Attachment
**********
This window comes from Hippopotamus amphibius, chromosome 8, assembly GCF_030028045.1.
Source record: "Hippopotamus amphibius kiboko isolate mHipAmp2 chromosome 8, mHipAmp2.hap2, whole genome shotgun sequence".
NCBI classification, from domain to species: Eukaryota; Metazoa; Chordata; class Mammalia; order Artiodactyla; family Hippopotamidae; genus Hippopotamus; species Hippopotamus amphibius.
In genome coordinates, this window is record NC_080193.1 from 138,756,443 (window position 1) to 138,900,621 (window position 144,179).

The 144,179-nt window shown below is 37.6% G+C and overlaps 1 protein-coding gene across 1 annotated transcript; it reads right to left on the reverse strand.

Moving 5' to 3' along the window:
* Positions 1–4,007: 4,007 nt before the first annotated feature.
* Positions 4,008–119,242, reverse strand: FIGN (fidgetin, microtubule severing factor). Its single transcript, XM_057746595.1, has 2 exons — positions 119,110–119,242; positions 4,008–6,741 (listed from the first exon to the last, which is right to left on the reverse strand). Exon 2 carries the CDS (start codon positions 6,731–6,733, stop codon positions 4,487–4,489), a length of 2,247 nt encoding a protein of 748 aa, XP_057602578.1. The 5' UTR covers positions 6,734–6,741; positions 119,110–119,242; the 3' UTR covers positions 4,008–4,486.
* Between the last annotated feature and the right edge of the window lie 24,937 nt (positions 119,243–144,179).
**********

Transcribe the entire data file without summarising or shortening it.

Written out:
This window comes from Hippopotamus amphibius, chromosome 8, assembly GCF_030028045.1.
Source record: "Hippopotamus amphibius kiboko isolate mHipAmp2 chromosome 8, mHipAmp2.hap2, whole genome shotgun sequence".
NCBI classification, from domain to species: Eukaryota; Metazoa; Chordata; class Mammalia; order Artiodactyla; family Hippopotamidae; genus Hippopotamus; species Hippopotamus amphibius.
In genome coordinates, this window is record NC_080193.1 from 138,756,443 (window position 1) to 138,900,621 (window position 144,179).

The 144,179-nt window shown below is 37.6% G+C and overlaps 1 protein-coding gene across 1 annotated transcript; it reads right to left on the reverse strand.

Moving 5' to 3' along the window:
* Positions 1–4,007: 4,007 nt before the first annotated feature.
* Positions 4,008–119,242, reverse strand: FIGN (fidgetin, microtubule severing factor). Its single transcript, XM_057746595.1, has 2 exons — positions 119,110–119,242; positions 4,008–6,741 (listed from the first exon to the last, which is right to left on the reverse strand). Exon 2 carries the CDS (start codon positions 6,731–6,733, stop codon positions 4,487–4,489), a length of 2,247 nt encoding a protein of 748 aa, XP_057602578.1. The 5' UTR covers positions 6,734–6,741; positions 119,110–119,242; the 3' UTR covers positions 4,008–4,486.
* Between the last annotated feature and the right edge of the window lie 24,937 nt (positions 119,243–144,179).